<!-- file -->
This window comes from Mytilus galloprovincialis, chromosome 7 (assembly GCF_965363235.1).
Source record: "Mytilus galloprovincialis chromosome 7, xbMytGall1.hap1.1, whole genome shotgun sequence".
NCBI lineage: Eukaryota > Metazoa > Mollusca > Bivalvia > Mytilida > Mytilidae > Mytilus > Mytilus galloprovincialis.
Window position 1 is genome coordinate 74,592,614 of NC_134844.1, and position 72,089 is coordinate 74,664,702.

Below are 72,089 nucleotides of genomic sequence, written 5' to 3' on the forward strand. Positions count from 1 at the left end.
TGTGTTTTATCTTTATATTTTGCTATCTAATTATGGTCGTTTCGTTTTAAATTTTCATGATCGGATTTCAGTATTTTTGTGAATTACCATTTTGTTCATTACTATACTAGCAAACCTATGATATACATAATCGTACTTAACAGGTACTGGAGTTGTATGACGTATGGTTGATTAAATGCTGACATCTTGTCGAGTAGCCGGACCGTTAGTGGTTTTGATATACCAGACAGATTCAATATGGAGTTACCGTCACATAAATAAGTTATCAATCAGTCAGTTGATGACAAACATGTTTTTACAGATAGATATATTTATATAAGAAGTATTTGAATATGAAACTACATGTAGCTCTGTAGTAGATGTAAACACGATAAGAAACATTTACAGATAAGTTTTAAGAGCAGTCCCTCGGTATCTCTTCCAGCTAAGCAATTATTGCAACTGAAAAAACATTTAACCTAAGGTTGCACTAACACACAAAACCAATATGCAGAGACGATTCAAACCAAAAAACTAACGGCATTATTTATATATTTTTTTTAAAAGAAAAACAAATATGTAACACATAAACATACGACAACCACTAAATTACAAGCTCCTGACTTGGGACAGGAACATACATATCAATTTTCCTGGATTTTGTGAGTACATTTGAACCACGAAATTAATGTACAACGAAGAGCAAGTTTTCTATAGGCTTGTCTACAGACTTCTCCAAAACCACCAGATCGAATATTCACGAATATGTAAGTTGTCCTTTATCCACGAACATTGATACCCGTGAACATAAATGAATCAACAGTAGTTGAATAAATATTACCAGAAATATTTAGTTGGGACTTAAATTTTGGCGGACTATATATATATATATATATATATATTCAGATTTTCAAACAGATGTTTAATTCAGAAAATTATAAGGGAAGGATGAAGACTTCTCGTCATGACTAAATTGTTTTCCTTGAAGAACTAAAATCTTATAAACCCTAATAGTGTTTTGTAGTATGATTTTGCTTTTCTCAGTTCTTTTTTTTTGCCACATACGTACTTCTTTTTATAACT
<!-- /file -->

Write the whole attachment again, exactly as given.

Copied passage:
This window comes from Mytilus galloprovincialis, chromosome 7 (assembly GCF_965363235.1).
Source record: "Mytilus galloprovincialis chromosome 7, xbMytGall1.hap1.1, whole genome shotgun sequence".
NCBI lineage: Eukaryota > Metazoa > Mollusca > Bivalvia > Mytilida > Mytilidae > Mytilus > Mytilus galloprovincialis.
Window position 1 is genome coordinate 74,592,614 of NC_134844.1, and position 72,089 is coordinate 74,664,702.

Below are 72,089 nucleotides of genomic sequence, written 5' to 3' on the forward strand. Positions count from 1 at the left end.
TGTGTTTTATCTTTATATTTTGCTATCTAATTATGGTCGTTTCGTTTTAAATTTTCATGATCGGATTTCAGTATTTTTGTGAATTACCATTTTGTTCATTACTATACTAGCAAACCTATGATATACATAATCGTACTTAACAGGTACTGGAGTTGTATGACGTATGGTTGATTAAATGCTGACATCTTGTCGAGTAGCCGGACCGTTAGTGGTTTTGATATACCAGACAGATTCAATATGGAGTTACCGTCACATAAATAAGTTATCAATCAGTCAGTTGATGACAAACATGTTTTTACAGATAGATATATTTATATAAGAAGTATTTGAATATGAAACTACATGTAGCTCTGTAGTAGATGTAAACACGATAAGAAACATTTACAGATAAGTTTTAAGAGCAGTCCCTCGGTATCTCTTCCAGCTAAGCAATTATTGCAACTGAAAAAACATTTAACCTAAGGTTGCACTAACACACAAAACCAATATGCAGAGACGATTCAAACCAAAAAACTAACGGCATTATTTATATATTTTTTTTAAAAGAAAAACAAATATGTAACACATAAACATACGACAACCACTAAATTACAAGCTCCTGACTTGGGACAGGAACATACATATCAATTTTCCTGGATTTTGTGAGTACATTTGAACCACGAAATTAATGTACAACGAAGAGCAAGTTTTCTATAGGCTTGTCTACAGACTTCTCCAAAACCACCAGATCGAATATTCACGAATATGTAAGTTGTCCTTTATCCACGAACATTGATACCCGTGAACATAAATGAATCAACAGTAGTTGAATAAATATTACCAGAAATATTTAGTTGGGACTTAAATTTTGGCGGACTATATATATATATATATATATATATTCAGATTTTCAAACAGATGTTTAATTCAGAAAATTATAAGGGAAGGATGAAGACTTCTCGTCATGACTAAATTGTTTTCCTTGAAGAACTAAAATCTTATAAACCCTAATAGTGTTTTGTAGTATGATTTTGCTTTTCTCAGTTCTTTTTTTTTGCCACATACGTACTTCTTTTTATAACT